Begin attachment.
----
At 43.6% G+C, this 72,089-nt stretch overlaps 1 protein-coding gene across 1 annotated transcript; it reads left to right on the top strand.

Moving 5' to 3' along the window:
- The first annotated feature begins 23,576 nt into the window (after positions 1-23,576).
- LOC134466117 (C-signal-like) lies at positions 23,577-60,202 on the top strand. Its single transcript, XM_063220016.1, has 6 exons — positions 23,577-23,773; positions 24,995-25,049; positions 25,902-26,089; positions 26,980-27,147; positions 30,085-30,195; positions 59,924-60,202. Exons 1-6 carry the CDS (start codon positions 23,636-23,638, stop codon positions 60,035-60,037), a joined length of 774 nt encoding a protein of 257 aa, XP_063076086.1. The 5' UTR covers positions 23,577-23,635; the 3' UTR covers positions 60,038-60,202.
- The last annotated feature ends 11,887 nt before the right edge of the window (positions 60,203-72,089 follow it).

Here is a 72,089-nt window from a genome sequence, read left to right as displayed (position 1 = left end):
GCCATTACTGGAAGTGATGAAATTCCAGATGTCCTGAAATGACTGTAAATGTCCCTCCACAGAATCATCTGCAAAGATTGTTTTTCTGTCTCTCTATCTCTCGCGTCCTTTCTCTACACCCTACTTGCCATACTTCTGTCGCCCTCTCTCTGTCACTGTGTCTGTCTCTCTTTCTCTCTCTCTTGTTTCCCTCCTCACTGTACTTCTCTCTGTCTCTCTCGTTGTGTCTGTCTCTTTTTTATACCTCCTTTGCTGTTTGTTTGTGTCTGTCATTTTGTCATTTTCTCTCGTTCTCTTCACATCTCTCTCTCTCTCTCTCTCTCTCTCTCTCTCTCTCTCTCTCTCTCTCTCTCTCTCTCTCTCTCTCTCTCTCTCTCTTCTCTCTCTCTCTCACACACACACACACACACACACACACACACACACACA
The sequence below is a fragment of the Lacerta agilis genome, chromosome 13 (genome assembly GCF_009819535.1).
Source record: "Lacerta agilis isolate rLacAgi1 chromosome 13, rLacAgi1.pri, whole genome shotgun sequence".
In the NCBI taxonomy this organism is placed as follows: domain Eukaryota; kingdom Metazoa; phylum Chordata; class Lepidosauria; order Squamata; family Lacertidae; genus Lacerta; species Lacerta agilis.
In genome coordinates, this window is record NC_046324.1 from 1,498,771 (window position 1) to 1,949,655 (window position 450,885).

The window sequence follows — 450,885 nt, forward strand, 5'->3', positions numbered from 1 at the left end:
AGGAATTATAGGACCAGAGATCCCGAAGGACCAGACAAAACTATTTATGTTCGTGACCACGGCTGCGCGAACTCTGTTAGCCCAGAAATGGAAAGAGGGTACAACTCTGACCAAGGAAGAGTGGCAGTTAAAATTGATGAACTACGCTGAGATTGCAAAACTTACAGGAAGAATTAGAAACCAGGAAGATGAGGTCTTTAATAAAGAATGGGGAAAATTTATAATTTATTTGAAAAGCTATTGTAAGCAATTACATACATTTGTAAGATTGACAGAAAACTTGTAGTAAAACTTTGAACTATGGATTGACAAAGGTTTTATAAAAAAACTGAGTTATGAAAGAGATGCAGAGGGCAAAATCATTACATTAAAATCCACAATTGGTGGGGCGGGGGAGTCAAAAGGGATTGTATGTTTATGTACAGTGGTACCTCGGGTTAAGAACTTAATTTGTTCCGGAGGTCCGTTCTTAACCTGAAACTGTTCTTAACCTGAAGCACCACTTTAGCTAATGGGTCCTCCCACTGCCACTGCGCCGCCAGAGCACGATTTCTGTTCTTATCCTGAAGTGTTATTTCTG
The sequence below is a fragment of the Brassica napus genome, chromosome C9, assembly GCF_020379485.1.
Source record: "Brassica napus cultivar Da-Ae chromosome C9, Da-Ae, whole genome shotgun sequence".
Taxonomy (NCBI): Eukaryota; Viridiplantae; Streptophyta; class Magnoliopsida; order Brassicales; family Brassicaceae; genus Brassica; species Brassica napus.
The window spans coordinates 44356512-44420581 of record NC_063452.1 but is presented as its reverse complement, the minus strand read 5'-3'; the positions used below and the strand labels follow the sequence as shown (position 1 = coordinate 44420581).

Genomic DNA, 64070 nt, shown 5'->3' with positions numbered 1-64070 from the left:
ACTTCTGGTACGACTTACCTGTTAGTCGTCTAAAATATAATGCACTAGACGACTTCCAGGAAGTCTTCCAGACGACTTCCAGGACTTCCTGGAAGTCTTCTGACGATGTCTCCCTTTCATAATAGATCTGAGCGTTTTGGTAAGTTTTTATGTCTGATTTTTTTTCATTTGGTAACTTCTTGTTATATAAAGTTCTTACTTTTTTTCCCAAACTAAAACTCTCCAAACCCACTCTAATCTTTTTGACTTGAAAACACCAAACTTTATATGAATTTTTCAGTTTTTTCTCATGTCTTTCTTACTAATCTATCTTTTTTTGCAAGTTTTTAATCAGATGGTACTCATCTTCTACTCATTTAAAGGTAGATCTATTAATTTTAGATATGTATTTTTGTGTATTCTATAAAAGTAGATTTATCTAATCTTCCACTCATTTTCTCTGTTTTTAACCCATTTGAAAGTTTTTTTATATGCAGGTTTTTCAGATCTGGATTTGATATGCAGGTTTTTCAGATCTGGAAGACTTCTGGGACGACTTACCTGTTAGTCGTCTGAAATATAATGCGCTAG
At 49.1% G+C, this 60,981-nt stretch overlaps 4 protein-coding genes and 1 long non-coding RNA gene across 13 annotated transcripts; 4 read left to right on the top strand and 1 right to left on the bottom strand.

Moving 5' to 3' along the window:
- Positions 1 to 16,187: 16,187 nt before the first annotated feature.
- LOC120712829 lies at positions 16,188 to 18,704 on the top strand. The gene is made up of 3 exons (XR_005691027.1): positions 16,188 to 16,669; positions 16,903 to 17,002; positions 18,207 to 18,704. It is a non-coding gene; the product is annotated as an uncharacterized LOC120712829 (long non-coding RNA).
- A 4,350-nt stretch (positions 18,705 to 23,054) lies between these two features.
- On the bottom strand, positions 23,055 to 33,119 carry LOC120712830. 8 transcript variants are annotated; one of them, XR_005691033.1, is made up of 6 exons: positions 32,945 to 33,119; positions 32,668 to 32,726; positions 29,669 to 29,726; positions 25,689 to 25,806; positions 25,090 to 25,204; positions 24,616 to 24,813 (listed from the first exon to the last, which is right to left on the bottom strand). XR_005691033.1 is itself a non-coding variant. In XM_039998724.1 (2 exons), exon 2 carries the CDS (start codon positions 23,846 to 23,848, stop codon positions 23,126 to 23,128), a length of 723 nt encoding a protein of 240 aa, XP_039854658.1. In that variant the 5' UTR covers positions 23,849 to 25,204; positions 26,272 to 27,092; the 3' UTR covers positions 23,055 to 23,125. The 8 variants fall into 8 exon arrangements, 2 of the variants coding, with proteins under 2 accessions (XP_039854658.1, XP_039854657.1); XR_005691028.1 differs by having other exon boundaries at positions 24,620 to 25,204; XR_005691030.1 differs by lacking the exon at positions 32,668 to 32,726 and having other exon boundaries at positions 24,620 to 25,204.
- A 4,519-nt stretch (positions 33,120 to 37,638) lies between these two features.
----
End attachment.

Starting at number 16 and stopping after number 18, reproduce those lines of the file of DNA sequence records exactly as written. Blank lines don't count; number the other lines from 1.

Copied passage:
Taxonomy (NCBI): Eukaryota; Viridiplantae; Streptophyta; class Magnoliopsida; order Brassicales; family Brassicaceae; genus Brassica; species Brassica napus.
The window spans coordinates 44356512-44420581 of record NC_063452.1 but is presented as its reverse complement, the minus strand read 5'-3'; the positions used below and the strand labels follow the sequence as shown (position 1 = coordinate 44420581).

Genomic DNA, 64070 nt, shown 5'->3' with positions numbered 1-64070 from the left: